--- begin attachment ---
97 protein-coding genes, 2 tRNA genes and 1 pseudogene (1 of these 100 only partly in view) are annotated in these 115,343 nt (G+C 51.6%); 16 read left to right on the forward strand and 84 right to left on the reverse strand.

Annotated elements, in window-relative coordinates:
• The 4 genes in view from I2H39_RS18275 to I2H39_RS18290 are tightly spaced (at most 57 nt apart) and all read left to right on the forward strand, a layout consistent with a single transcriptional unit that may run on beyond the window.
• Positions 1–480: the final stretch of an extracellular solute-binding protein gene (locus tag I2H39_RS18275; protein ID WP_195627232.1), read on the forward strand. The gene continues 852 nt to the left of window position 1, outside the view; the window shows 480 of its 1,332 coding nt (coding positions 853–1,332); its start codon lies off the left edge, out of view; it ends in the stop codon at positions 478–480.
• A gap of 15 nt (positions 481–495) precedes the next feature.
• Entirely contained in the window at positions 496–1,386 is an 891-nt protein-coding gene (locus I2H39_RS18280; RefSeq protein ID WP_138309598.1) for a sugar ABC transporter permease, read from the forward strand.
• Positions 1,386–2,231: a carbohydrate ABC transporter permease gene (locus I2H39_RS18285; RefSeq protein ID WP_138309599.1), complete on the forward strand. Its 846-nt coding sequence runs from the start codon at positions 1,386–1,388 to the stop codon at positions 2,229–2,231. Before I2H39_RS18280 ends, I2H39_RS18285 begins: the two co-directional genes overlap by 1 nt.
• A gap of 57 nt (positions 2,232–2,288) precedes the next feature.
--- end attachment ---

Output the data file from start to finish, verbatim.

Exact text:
97 protein-coding genes, 2 tRNA genes and 1 pseudogene (1 of these 100 only partly in view) are annotated in these 115,343 nt (G+C 51.6%); 16 read left to right on the forward strand and 84 right to left on the reverse strand.

Annotated elements, in window-relative coordinates:
• The 4 genes in view from I2H39_RS18275 to I2H39_RS18290 are tightly spaced (at most 57 nt apart) and all read left to right on the forward strand, a layout consistent with a single transcriptional unit that may run on beyond the window.
• Positions 1–480: the final stretch of an extracellular solute-binding protein gene (locus tag I2H39_RS18275; protein ID WP_195627232.1), read on the forward strand. The gene continues 852 nt to the left of window position 1, outside the view; the window shows 480 of its 1,332 coding nt (coding positions 853–1,332); its start codon lies off the left edge, out of view; it ends in the stop codon at positions 478–480.
• A gap of 15 nt (positions 481–495) precedes the next feature.
• Entirely contained in the window at positions 496–1,386 is an 891-nt protein-coding gene (locus I2H39_RS18280; RefSeq protein ID WP_138309598.1) for a sugar ABC transporter permease, read from the forward strand.
• Positions 1,386–2,231: a carbohydrate ABC transporter permease gene (locus I2H39_RS18285; RefSeq protein ID WP_138309599.1), complete on the forward strand. Its 846-nt coding sequence runs from the start codon at positions 1,386–1,388 to the stop codon at positions 2,229–2,231. Before I2H39_RS18280 ends, I2H39_RS18285 begins: the two co-directional genes overlap by 1 nt.
• A gap of 57 nt (positions 2,232–2,288) precedes the next feature.